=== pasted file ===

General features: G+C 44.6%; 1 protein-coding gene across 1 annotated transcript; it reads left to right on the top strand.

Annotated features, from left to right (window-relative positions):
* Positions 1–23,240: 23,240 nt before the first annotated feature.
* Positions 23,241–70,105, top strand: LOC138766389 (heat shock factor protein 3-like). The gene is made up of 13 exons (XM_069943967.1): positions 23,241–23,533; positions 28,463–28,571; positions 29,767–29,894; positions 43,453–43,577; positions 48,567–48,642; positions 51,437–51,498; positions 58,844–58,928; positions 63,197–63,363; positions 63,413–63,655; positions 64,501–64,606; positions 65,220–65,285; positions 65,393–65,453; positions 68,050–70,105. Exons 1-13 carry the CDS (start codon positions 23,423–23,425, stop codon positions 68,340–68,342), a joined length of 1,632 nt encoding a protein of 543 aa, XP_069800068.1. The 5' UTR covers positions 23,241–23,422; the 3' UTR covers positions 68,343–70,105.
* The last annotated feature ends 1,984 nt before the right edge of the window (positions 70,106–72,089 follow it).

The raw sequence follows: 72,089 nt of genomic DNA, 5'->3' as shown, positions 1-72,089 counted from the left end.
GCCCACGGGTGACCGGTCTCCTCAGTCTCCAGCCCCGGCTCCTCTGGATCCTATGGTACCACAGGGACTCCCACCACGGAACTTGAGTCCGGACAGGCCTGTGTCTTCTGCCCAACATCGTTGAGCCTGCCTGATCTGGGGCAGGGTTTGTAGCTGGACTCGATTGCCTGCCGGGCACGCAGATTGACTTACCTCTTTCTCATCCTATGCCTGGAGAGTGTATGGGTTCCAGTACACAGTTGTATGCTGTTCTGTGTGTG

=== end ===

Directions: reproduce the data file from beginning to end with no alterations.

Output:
General features: G+C 44.6%; 1 protein-coding gene across 1 annotated transcript; it reads left to right on the top strand.

Annotated features, from left to right (window-relative positions):
* Positions 1–23,240: 23,240 nt before the first annotated feature.
* Positions 23,241–70,105, top strand: LOC138766389 (heat shock factor protein 3-like). The gene is made up of 13 exons (XM_069943967.1): positions 23,241–23,533; positions 28,463–28,571; positions 29,767–29,894; positions 43,453–43,577; positions 48,567–48,642; positions 51,437–51,498; positions 58,844–58,928; positions 63,197–63,363; positions 63,413–63,655; positions 64,501–64,606; positions 65,220–65,285; positions 65,393–65,453; positions 68,050–70,105. Exons 1-13 carry the CDS (start codon positions 23,423–23,425, stop codon positions 68,340–68,342), a joined length of 1,632 nt encoding a protein of 543 aa, XP_069800068.1. The 5' UTR covers positions 23,241–23,422; the 3' UTR covers positions 68,343–70,105.
* The last annotated feature ends 1,984 nt before the right edge of the window (positions 70,106–72,089 follow it).

The raw sequence follows: 72,089 nt of genomic DNA, 5'->3' as shown, positions 1-72,089 counted from the left end.
GCCCACGGGTGACCGGTCTCCTCAGTCTCCAGCCCCGGCTCCTCTGGATCCTATGGTACCACAGGGACTCCCACCACGGAACTTGAGTCCGGACAGGCCTGTGTCTTCTGCCCAACATCGTTGAGCCTGCCTGATCTGGGGCAGGGTTTGTAGCTGGACTCGATTGCCTGCCGGGCACGCAGATTGACTTACCTCTTTCTCATCCTATGCCTGGAGAGTGTATGGGTTCCAGTACACAGTTGTATGCTGTTCTGTGTGTG